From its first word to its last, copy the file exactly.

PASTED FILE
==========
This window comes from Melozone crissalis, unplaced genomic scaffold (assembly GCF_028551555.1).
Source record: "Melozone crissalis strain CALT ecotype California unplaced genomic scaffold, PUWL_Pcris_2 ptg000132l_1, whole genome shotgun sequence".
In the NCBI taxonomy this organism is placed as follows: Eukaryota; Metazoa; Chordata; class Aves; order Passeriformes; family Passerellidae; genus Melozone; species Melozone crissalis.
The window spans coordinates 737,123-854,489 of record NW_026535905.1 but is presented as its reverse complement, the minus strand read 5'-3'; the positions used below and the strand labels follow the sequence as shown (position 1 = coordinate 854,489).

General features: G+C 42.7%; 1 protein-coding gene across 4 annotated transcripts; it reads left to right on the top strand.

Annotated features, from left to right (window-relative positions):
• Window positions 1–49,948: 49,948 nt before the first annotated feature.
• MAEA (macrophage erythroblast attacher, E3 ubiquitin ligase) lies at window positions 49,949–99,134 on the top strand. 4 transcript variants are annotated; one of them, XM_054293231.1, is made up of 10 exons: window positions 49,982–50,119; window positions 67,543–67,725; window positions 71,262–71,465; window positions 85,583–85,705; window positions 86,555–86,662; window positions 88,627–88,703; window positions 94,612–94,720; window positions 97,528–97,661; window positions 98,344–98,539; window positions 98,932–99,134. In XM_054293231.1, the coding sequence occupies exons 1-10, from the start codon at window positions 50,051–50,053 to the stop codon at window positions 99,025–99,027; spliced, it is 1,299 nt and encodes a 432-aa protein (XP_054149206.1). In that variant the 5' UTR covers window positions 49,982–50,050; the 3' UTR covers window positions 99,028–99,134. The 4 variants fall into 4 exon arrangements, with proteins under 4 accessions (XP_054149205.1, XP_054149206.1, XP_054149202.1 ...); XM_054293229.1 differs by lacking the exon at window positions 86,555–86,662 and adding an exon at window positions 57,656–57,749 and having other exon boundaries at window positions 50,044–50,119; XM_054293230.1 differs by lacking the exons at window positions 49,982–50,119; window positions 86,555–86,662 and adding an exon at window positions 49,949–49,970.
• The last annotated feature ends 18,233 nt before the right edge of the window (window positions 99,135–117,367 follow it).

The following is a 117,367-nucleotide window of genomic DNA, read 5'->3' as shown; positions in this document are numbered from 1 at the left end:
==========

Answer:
This window comes from Melozone crissalis, unplaced genomic scaffold (assembly GCF_028551555.1).
Source record: "Melozone crissalis strain CALT ecotype California unplaced genomic scaffold, PUWL_Pcris_2 ptg000132l_1, whole genome shotgun sequence".
In the NCBI taxonomy this organism is placed as follows: Eukaryota; Metazoa; Chordata; class Aves; order Passeriformes; family Passerellidae; genus Melozone; species Melozone crissalis.
The window spans coordinates 737,123-854,489 of record NW_026535905.1 but is presented as its reverse complement, the minus strand read 5'-3'; the positions used below and the strand labels follow the sequence as shown (position 1 = coordinate 854,489).

General features: G+C 42.7%; 1 protein-coding gene across 4 annotated transcripts; it reads left to right on the top strand.

Annotated features, from left to right (window-relative positions):
• Window positions 1–49,948: 49,948 nt before the first annotated feature.
• MAEA (macrophage erythroblast attacher, E3 ubiquitin ligase) lies at window positions 49,949–99,134 on the top strand. 4 transcript variants are annotated; one of them, XM_054293231.1, is made up of 10 exons: window positions 49,982–50,119; window positions 67,543–67,725; window positions 71,262–71,465; window positions 85,583–85,705; window positions 86,555–86,662; window positions 88,627–88,703; window positions 94,612–94,720; window positions 97,528–97,661; window positions 98,344–98,539; window positions 98,932–99,134. In XM_054293231.1, the coding sequence occupies exons 1-10, from the start codon at window positions 50,051–50,053 to the stop codon at window positions 99,025–99,027; spliced, it is 1,299 nt and encodes a 432-aa protein (XP_054149206.1). In that variant the 5' UTR covers window positions 49,982–50,050; the 3' UTR covers window positions 99,028–99,134. The 4 variants fall into 4 exon arrangements, with proteins under 4 accessions (XP_054149205.1, XP_054149206.1, XP_054149202.1 ...); XM_054293229.1 differs by lacking the exon at window positions 86,555–86,662 and adding an exon at window positions 57,656–57,749 and having other exon boundaries at window positions 50,044–50,119; XM_054293230.1 differs by lacking the exons at window positions 49,982–50,119; window positions 86,555–86,662 and adding an exon at window positions 49,949–49,970.
• The last annotated feature ends 18,233 nt before the right edge of the window (window positions 99,135–117,367 follow it).

The following is a 117,367-nucleotide window of genomic DNA, read 5'->3' as shown; positions in this document are numbered from 1 at the left end: